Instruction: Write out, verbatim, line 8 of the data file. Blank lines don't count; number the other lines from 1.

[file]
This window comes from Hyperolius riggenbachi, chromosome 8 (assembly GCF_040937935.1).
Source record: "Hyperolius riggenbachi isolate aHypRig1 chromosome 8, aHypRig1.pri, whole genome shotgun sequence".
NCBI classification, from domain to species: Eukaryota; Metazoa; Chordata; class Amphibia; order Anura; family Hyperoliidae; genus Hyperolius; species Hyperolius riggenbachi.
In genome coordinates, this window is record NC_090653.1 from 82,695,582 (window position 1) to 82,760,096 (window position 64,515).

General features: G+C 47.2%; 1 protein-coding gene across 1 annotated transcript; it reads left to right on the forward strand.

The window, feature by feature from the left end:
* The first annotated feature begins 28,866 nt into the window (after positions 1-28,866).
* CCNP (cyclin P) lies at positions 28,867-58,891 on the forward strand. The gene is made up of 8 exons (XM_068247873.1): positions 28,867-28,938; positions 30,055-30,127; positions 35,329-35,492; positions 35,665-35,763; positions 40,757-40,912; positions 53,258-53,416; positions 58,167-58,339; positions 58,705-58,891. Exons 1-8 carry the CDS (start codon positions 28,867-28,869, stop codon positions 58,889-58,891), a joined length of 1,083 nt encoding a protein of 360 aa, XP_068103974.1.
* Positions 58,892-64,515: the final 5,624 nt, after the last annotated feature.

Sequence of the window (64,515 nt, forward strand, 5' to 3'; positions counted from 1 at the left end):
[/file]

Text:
* CCNP (cyclin P) lies at positions 28,867-58,891 on the forward strand. The gene is made up of 8 exons (XM_068247873.1): positions 28,867-28,938; positions 30,055-30,127; positions 35,329-35,492; positions 35,665-35,763; positions 40,757-40,912; positions 53,258-53,416; positions 58,167-58,339; positions 58,705-58,891. Exons 1-8 carry the CDS (start codon positions 28,867-28,869, stop codon positions 58,889-58,891), a joined length of 1,083 nt encoding a protein of 360 aa, XP_068103974.1.